This work presents DepSec, a MAC inspired, dependently typed library for static information-flow control in Idris, and showcases how adding dependent types increases the expressiveness of state-of-the-art static information -flow control libraries and how DepSec matches a special-purpose dependent information- flow type system on a key example.

References

SHOWING 1-10 OF 93 REFERENCES

Flexible dynamic information flow control in Haskell

TLDR
A new, dynamic, floating-label approach to language-based information flow control, LIO, which keeps track of a current label and permits restricted access to IO functionality, while ensuring that the current label exceeds the labels of all data observed and restricts what can be modified.

IFC Inside: Retrofitting Languages with Dynamic Information Flow Control

TLDR
This work takes the ideas of coarse-grained dynamic IFC and provides the theoretical foundation for a language-based approach that can be applied to any programming language for which external effects can be controlled.

On Formalizing Information-Flow Control Libraries

TLDR
This paper presents a full-fledged, mechanically-verified model of MAC---a statically enforced IFC library, and proves that MAC is secure under a round-robin scheduler by simply instantiating the main scheduler-parametric theorem.

Information flow control for standard OS abstractions

TLDR
Flume is presented, a new DIFC model that applies at the granularity of operating system processes and standard OS abstractions (e.g., pipes and file descriptors), designed for simplicity of mechanism, to ease DIFC's use in existing applications, and to allow safe interaction between conventional and DIFC-aware processes.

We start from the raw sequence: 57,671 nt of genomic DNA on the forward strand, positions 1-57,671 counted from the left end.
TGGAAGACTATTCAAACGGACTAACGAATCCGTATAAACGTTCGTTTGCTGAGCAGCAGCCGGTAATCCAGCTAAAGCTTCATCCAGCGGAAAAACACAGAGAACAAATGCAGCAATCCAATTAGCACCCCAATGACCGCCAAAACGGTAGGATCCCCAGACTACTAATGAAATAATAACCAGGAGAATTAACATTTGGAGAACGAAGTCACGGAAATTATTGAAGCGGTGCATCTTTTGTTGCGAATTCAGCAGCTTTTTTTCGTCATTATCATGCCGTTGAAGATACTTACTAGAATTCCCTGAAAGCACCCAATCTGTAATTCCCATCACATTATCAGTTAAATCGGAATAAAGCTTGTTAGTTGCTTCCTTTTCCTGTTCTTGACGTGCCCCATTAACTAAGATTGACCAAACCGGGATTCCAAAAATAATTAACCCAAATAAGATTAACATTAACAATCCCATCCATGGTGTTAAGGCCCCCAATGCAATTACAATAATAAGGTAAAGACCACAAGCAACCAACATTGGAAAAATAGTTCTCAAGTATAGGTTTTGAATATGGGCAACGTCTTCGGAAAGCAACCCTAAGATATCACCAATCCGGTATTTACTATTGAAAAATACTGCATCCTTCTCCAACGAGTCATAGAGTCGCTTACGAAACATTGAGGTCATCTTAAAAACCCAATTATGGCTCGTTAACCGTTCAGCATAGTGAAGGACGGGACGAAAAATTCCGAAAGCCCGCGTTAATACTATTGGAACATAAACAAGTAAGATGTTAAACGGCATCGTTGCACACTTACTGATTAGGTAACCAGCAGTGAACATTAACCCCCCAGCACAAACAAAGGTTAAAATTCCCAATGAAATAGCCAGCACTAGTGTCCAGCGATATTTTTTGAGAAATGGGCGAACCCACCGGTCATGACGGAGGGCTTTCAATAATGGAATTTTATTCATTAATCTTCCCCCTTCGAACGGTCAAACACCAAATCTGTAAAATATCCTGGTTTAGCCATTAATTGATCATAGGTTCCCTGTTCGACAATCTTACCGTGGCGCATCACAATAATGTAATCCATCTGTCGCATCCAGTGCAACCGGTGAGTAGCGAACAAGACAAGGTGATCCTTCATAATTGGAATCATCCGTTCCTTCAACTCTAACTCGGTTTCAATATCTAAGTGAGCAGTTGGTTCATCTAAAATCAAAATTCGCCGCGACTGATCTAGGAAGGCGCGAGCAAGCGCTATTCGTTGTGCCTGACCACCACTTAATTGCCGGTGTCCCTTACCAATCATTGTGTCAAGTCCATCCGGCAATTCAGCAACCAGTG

A Library for Secure Multi-threaded Information Flow in Haskell

TLDR
This paper presents an extension to Li and Zdancewic's library that provides information-flow security in presence of reference manipulation and multithreaded programs and reveals that exploiting concurrency to leak secrets is feasible and dangerous in practice and how the extension helps avoiding that.

A library for light-weight information-flow security in haskell

TLDR
This paper presents a monadic library to provide information-flow security for Haskell programs and shows that arrows are not necessary to design such libraries and that a less general notion, namely monads, is sufficient to achieve the same goals.

Catch me if you can: permissive yet secure error handling

TLDR
This paper presents a general and permissive alternative to the rigid solution: the programmer is offered a choice for each type of error/exception whether to handle it or not, and extends naturally to a language with procedures and output, where the soundness of the mechanism is shown with respect to termination-insensitive noninterference.

Encoding information flow in Haskell

  • Peng LiS. Zdancewic
  • Computer Science
    19th IEEE Computer Security Foundations Workshop (CSFW'06)
  • 2006
TLDR
An embedded security sublanguage for enforcing information-flow policies in the standard Haskell programming language, designed using a standard combinator interface called arrows, which provides great flexibility and modularity for using security-policy frameworks.

Information flow enforcement in monadic libraries

TLDR
It is shown that information flow policies can be enforced on imperative-style monadic APIs in a modular and reasonably general way with only a minor impact on the interface provided to API users.

Laminar: practical fine-grained decentralized information flow control

TLDR
Laminar is described, the first system to implement decentralized information flow control using a single set of abstractions for OS resources and heap-allocated objects, and supports a more general class of multithreaded DIFC programs that can access heterogeneously labeled data.
...